So, do I see a 4-year-old me in Little Gems? I see happy children who are confident, want to learn and communicate well with their peers. Maybe I do then in some. The Montessori system has demonstrated for over a century that it equips children with the tools to serve them for the rest of their lives. I see results of this every day. It feels good to be a part of it.
Lavinia is a qualified Early Years practitioner who joined our team this school year. It has been wonderful to see how she has fully embraced the Montessori system and approach to early years education.
Self-reflections are something all of us at Little Gems do regularly and by doing so we maintain high standards and quality of provision in our settings. Being a reflective practitioner is key to quality improvement as it helps identify strengths and weaknesses of different aspects of the setting. It involves thinking about how you currently work and evaluating what you do in order to improve one’s practice. Get in touch if you would like to learn more about being a reflective practitioner and critical friend: firstname.lastname@example.org.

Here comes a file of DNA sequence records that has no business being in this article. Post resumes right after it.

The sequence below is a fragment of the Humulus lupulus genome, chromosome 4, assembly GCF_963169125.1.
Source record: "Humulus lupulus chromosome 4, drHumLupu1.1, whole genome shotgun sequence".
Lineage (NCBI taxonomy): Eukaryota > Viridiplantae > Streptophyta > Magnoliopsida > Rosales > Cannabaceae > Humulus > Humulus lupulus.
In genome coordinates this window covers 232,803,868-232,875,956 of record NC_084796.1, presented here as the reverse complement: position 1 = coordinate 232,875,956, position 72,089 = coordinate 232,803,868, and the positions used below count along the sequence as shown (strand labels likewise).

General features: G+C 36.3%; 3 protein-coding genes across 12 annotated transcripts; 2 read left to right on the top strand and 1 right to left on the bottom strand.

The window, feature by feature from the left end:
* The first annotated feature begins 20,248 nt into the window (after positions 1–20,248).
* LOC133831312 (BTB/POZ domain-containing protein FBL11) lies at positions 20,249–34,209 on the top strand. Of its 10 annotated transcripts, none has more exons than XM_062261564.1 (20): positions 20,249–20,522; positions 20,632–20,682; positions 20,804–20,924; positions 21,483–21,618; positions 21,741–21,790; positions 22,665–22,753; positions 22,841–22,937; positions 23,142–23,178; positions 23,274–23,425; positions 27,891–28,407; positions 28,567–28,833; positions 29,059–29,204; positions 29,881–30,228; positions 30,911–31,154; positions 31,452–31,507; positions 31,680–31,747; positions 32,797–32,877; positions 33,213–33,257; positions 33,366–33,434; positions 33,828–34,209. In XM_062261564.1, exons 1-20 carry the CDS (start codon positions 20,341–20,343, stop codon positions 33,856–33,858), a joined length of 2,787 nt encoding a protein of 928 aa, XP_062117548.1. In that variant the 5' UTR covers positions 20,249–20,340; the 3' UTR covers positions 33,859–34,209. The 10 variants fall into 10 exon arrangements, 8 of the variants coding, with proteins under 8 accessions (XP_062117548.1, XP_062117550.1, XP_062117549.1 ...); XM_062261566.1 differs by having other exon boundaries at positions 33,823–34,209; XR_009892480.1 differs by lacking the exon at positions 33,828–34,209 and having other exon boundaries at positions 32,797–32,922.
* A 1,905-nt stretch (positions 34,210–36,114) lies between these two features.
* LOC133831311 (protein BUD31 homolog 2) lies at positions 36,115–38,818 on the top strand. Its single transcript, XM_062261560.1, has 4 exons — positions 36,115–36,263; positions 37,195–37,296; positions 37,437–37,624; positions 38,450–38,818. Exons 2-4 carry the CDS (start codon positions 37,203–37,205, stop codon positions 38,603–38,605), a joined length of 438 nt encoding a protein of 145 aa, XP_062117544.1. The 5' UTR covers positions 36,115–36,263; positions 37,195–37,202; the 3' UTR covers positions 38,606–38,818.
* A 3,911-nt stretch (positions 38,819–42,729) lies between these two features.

Happy New Year to all of you from all of us!